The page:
San Pedro / San Pablo Island

Although these are separate Barangays, they are often considered twin islands and sometimes spoken of as a single entity (i.e. “I’m going to San Pedro / San Pablo today”).

These islands are very prominent features of Hinunangan Bay and are readily visible from the beach at Hinunangan. Transportation there is via banca or motorized catamaran (which uses something like a large lawnmower engine that requires the whole crew to startup). The trip itself only takes about 30 minutes but since there is no pier on either Hinunangan or the islands you will embark and alight on the beach itself.

Traveling via banca

San Pedro, also known as Pong Dako (dako means big), is the larger of the two,  and features palm trees and coral beaches. San Pablo is referred to as Pong Gamay (gamay means small), as it’s the smaller island.  Both are relatively small islands and look like the prototype of a secluded island oasis in the south pacific.

San Pedro Island

When we first visited Pong Dako/Pong Gamay in 1997, the beach was empty except for a few tables and a makeshift comfort room.  In 2009, the island still looks pretty uninhabited, but there appears to be more tables and there is some shade cover overhead.  The water is incredibly clear, as can be seen in the picture above.  That picture is from our 1997 trip, and the water in 2009 is still just as clear.

The water is so clear I decided to borrow my nephew’s snorkling gear to see what kinds of fish are swimming in these waters.  Since I don’t know how to swim, I had to use the “Finding Nemo” floaters that my cousins had to keep me from drowning.  But I didn’t think I would be in any danger of drowning because I was only exploring the areas that are really shallow (I could pretty much drag my knees along the bottom).

So I’m “swimming” if you could call it that, always staying parallel to the shore.  After I few laps going back and forth, I must have lost my sense of direction because I started floating away.  I didn’t realize this because I could still see the sea floor, and as long as I could see the floor or touch the floor, I think I’m fine. But then after a few yards the sea floor suddenly drops and not only am I unable to touch the floor, I can’t even see the floor bottom.  Naturally, I start freaking out:  I start flapping my arms wildly, my snorkeling gear flies off, I’m gasping for air, and I’m kicking like like I’m Chun-Li.  Fortunately, my cousin is right next to me and he tells me to not panic and the magic of the “Finding Nemo” floaters takes over and carries me safely back to shore so I can get something to eat.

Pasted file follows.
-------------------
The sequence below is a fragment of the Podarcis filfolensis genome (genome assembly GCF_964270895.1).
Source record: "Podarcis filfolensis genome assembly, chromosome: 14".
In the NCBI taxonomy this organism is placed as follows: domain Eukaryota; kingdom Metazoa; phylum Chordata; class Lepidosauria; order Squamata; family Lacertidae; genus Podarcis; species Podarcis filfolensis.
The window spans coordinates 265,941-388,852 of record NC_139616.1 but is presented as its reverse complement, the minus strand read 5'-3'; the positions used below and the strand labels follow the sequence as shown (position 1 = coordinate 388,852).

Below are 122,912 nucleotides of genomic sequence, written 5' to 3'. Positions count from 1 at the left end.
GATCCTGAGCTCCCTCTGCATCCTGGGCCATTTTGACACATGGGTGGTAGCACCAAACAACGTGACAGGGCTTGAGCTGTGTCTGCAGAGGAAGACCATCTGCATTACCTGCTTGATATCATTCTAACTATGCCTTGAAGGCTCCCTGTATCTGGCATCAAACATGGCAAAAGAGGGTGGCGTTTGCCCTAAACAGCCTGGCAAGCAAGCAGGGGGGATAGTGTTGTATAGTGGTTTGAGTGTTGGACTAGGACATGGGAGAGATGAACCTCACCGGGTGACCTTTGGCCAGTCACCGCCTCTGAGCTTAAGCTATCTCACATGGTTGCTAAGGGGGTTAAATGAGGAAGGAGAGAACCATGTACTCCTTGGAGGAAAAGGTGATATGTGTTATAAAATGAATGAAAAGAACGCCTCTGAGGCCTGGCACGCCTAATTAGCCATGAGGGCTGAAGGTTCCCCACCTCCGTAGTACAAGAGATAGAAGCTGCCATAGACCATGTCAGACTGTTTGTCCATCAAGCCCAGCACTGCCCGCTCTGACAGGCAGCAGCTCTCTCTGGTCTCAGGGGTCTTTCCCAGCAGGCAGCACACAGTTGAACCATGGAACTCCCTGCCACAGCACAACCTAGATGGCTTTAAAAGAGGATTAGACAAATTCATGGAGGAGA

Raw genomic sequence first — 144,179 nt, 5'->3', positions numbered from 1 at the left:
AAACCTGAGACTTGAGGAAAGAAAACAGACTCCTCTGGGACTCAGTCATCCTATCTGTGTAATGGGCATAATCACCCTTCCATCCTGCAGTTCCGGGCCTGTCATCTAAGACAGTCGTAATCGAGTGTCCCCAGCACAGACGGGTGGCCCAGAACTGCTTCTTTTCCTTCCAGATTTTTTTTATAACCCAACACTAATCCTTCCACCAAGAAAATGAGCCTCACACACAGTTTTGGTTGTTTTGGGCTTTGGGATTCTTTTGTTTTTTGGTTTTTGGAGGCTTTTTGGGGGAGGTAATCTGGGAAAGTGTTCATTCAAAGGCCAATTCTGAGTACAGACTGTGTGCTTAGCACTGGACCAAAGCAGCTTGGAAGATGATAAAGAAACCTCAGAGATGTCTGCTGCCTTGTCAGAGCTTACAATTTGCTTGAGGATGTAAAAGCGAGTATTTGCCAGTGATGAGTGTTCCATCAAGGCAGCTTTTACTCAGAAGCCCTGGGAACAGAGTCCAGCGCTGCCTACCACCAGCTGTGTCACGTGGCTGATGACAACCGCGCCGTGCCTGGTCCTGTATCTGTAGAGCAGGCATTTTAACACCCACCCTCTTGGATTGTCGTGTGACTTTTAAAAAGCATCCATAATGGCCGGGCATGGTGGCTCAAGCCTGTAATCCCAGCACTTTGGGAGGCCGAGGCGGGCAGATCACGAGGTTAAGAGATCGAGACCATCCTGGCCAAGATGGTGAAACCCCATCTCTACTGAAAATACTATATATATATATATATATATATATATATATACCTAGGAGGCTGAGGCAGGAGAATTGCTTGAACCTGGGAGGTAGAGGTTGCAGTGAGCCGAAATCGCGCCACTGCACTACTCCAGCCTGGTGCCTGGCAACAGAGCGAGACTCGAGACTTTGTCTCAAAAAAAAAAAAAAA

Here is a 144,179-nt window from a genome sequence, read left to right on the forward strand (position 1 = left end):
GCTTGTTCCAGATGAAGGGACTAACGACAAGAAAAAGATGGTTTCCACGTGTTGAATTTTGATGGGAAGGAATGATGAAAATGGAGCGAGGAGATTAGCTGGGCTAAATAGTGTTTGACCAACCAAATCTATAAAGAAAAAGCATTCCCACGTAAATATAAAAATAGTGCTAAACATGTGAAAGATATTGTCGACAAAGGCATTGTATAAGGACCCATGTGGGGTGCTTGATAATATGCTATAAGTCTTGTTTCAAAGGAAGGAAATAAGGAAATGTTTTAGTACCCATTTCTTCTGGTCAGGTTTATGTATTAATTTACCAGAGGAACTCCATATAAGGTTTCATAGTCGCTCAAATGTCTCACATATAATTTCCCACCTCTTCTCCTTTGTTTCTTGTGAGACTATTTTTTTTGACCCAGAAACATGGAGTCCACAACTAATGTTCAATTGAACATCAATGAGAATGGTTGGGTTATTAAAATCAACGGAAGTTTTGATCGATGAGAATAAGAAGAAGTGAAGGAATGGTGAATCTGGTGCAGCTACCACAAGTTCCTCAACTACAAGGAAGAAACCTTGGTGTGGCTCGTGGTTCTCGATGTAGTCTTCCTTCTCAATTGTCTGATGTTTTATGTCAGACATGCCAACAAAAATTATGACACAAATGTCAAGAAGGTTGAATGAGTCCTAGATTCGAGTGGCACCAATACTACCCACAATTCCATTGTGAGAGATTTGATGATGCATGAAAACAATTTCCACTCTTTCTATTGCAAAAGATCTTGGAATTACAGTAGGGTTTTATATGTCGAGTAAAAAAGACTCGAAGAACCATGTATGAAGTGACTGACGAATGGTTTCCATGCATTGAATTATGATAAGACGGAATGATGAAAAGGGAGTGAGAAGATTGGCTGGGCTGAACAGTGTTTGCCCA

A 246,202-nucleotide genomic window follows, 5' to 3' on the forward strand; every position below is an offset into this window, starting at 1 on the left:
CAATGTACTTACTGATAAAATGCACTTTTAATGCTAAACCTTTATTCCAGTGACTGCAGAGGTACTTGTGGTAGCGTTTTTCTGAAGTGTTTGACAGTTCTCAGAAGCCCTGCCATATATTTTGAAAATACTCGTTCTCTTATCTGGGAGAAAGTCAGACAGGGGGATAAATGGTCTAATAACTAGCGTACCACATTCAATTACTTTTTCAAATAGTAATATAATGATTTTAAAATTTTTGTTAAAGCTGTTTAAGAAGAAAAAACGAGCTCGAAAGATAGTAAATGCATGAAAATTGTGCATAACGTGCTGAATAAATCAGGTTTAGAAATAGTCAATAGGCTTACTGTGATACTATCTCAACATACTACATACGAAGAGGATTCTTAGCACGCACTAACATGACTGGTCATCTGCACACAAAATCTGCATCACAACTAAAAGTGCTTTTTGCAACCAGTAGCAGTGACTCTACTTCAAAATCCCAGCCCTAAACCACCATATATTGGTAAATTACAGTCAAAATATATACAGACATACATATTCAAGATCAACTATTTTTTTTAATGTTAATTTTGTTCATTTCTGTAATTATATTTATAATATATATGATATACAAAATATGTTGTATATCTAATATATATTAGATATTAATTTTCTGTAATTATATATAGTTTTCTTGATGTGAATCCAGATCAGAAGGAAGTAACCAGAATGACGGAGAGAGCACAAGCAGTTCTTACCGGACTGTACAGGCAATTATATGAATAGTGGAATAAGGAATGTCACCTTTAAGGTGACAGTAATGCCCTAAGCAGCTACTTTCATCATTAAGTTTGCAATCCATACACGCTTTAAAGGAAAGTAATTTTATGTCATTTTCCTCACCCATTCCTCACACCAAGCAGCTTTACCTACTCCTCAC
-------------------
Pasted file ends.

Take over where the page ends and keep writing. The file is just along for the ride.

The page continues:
But you can’t buy anything here, not even at a little sari-sari store.  There aren’t any stores or shops or people, really.  You have to bring everything you need to entertain yourself on this beautiful, isolated island.  Of course, we had snorkeling gear, but my cousins also brought dried coconuts to use as fire, a make shift grill, an incredibly large and delicious fish (see picture below), ice, water, banana leaves to cover the table, rice, pork belly to grill, a cutting block, a knife, napkins, and the most important thing – 2 cases of Red Horse beer.

Grilled fish Red Horse Beer

For those that don’t know Red Horse is a popular drink in the Philippines.  When most people think of Filipino beer, they think of San Miguel. Red Horse is also made by San Miguel, but it’s known to be very, very strong, but these pinoys in Hinunangan can drink a lot of this stuff.  I’m not sure if I was drinking Red Horse Malt Liquor or Red Horse Beer or even if there is any difference. My cousins told me there is gin mixed in with the beer, making it extra strong.  All I know is I drank 5 of the 500ML bottles and was Hoo-boog or drunk.  The guys on the catamaran made fun of me because they say I should be able to drink a whole case and not just 5 bottles before becoming Hoo-boog.

CaribouAnd if that wasn’t fun enough:  snorkeling and almost drowning, eating freshly grilled pork belly and fish, and drinking Red Horse, we decided to end our trip by shooting at coconuts.  Yes, you heard me, we shot at coconuts.  That’s how isolated this island is.  We walked to the other side of the island, past this resting Caribou, and set up a target on the empty beach and started firing off rounds.  You can see in the picture below that we did not have any earmuffs, so we used empty shells to plug our ears when we shot.  Probably not the smartest thing to do while drinking Red Horse, but this was way before I was Hoo-boog.  Overall a great experience and I’m glad I was able to experience Pong Dako/Pong Gamay in its natural state.

Target practice